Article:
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Revisiting the Unquenchable Lamps

November 14th, 2014 by Clint Kandle

tornado“It’s my life isn’t it?”
Danny and I sat on the front step watching the black line grow on the horizon – a tornado warning had been issued and he wanted to be ready. I had a Bible of some translation in my hand, he a pistol of some caliber in his. Danny had been buried in a basement of a strip center when the last tornado blew through town and that wasn’t going to happen again. He was 16 now but his father’s death of just a couple years before, he jumped off the Ohio River Bridge, was still burning in his heart. Suicide, why not? “It’s my life isn’t it? “Well, actually, no it’s not, Danny,” or something like that, I responded. “You have been bought with a price, it’s not you who live but Christ in you – it’s not your life, like it or not.” I’m pretty sure that is not an exact quote, but it was what was in my mind that spring afternoon. Danny is alive and well today, still living a life, I trust, not his own.

When I thought of the oil in the lamps of the bridesmaids in last week’s sermon, I realized it had to be Christ in us, not our lives alone that kept the lamps lit. As Isaac of Nineveh said in the seventh century, “There is a love like a small lamp, fed by oil, which goes out when the oil is ended; or like a rain-fed stream which goes dry, when rain no longer feeds it. But there is love, like a spring gushing from the earth, never to be exhausted.” The wise virgins are in touch with the inexhaustible river. So the oil is continuously replenished rather than consumed.

It seems to me that we experience this oil as light, life and love. Light, in that it is about seeing. The life in that it leads to eternal life. And love, well, this is a wedding feast! (You can hear the sermon on line…) The thing that still strikes me is that where we tap into this source of light, life, and love is in the presence of our Lord in us, Christ in us, not we who live but Christ who lives in us. His presence. And the way we nurture this presence is through transformation, which is the focus of we are about at New Covenant!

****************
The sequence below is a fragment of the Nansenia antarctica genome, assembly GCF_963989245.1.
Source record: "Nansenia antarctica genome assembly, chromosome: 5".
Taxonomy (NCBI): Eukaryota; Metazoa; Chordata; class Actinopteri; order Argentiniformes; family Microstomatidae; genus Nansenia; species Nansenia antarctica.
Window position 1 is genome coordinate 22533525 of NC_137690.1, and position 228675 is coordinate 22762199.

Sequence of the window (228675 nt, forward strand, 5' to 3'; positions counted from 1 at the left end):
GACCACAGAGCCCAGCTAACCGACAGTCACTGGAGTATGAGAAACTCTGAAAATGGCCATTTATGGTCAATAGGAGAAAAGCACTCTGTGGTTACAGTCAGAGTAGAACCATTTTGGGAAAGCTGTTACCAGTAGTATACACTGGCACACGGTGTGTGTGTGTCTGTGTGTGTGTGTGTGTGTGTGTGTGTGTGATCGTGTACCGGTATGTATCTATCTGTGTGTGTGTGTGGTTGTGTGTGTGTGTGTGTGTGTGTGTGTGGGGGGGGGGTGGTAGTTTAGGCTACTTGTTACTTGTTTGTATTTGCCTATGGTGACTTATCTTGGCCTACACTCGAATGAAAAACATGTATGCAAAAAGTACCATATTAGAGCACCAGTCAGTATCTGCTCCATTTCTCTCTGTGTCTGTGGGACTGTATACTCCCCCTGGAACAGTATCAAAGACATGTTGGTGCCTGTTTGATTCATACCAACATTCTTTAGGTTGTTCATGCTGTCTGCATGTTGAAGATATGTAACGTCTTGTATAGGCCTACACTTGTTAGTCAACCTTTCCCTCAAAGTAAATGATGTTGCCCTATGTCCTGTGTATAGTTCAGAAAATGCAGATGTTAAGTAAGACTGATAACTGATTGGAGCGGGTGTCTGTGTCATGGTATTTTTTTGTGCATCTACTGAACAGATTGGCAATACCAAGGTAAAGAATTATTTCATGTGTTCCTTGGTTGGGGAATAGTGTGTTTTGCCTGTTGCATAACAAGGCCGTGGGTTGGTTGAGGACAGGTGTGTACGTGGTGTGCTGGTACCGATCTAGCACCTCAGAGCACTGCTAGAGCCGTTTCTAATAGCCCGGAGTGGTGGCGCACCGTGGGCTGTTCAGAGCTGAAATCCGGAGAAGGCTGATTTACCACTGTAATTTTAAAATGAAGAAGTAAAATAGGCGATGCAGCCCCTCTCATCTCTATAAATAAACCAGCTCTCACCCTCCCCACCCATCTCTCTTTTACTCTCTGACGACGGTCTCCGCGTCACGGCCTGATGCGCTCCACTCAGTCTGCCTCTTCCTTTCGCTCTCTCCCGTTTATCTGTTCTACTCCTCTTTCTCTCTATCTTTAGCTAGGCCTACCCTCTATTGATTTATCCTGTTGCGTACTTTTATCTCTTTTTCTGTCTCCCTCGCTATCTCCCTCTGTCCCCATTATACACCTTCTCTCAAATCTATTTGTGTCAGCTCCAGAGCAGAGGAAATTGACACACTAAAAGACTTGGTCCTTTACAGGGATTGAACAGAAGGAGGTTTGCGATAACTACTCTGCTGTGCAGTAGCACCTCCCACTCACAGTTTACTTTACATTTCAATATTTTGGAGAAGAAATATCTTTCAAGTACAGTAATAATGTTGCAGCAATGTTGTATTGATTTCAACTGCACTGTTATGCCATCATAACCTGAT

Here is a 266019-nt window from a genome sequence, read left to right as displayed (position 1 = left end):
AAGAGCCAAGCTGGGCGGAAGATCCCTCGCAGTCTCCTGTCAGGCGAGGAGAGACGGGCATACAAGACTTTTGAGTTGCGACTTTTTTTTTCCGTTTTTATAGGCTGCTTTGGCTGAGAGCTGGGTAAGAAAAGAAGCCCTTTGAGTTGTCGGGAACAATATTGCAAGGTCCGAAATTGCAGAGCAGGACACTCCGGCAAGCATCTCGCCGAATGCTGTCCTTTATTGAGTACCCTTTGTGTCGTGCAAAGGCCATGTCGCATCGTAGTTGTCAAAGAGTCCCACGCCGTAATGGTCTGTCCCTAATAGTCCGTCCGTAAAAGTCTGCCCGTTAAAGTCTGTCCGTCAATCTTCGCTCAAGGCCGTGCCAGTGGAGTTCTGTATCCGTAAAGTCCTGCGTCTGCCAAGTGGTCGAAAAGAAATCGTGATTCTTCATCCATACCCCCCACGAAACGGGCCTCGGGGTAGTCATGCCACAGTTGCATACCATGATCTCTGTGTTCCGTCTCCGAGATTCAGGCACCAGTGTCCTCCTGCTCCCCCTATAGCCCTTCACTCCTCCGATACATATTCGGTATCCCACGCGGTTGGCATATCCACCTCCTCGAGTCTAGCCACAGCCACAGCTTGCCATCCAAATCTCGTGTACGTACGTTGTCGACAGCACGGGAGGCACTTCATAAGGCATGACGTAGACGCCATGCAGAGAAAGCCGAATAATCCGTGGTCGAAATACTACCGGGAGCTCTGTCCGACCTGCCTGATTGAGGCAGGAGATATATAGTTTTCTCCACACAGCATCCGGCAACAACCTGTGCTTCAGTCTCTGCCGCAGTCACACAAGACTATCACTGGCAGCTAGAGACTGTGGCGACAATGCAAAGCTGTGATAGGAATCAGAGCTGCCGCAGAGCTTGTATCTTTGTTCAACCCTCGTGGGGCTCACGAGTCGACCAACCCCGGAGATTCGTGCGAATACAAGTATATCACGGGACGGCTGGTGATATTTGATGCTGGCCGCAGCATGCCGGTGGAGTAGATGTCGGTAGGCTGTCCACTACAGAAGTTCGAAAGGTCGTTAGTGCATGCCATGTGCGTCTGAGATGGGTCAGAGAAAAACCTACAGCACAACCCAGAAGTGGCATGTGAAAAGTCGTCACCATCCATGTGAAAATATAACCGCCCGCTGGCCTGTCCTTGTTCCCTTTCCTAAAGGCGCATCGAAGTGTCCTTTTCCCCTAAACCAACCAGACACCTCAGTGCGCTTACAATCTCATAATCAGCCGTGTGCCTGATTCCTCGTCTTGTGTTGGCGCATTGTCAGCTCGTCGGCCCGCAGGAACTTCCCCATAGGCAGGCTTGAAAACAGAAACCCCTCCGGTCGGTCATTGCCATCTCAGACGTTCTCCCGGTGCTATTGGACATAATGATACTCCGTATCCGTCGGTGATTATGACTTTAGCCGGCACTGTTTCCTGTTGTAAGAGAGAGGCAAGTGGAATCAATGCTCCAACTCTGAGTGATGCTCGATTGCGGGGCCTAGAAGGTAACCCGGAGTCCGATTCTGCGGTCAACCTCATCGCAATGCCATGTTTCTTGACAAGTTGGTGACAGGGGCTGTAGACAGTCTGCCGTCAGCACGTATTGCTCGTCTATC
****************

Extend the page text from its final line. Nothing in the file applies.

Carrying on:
And so we push into transformation every way we can – through God’s word, through training in spiritual exercises, through relationships in community, and inviting the Holy Spirit to be present. Whether it is in solitude, in worship, or in acts of compassion, we say, ‘how else are we known as your people?’
One last thought is that what we want to do is to keep as little as possible between our Savior and us. What gets in between us? You name it – distractions, fear, good times, or bad times. You fill in the blanks. Will we be ready when the bridegroom appears?


 

Nothing Between My Savior and I

Time takes its toll, weather makes its mark, man creates disaster.
The tombstones stood, some tall, mighty, and gleaming;
Yet others warm and crumbled under the weather of the days gone by.
These are monuments of lives that had past:
Soldiers and Chiefs; Widows and Orphans.
Presidents and Heroes; Homeless and Crippled.
But of these lives, what remains?
A symbol of their peace, joy, and glory;
A recollection of their achievements, recognitions, and accomplishments;
Or the crumbled stone of a lonely, hardened life.
Further still what forgoes of these deaths? –
That is only known by The Master and His servant.
For in his death he has left the way so that
Death does not have its sting.
Through the struggles of life, the pressures of long days;
The happy times and the sad;
The good times and the bad;
We all set for ourselves a symbol of who we are.
When it comes to be set in stone,
Will it read
“Nothing between my Savior and I?”
by A.J. Buffington

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Clint Kandle

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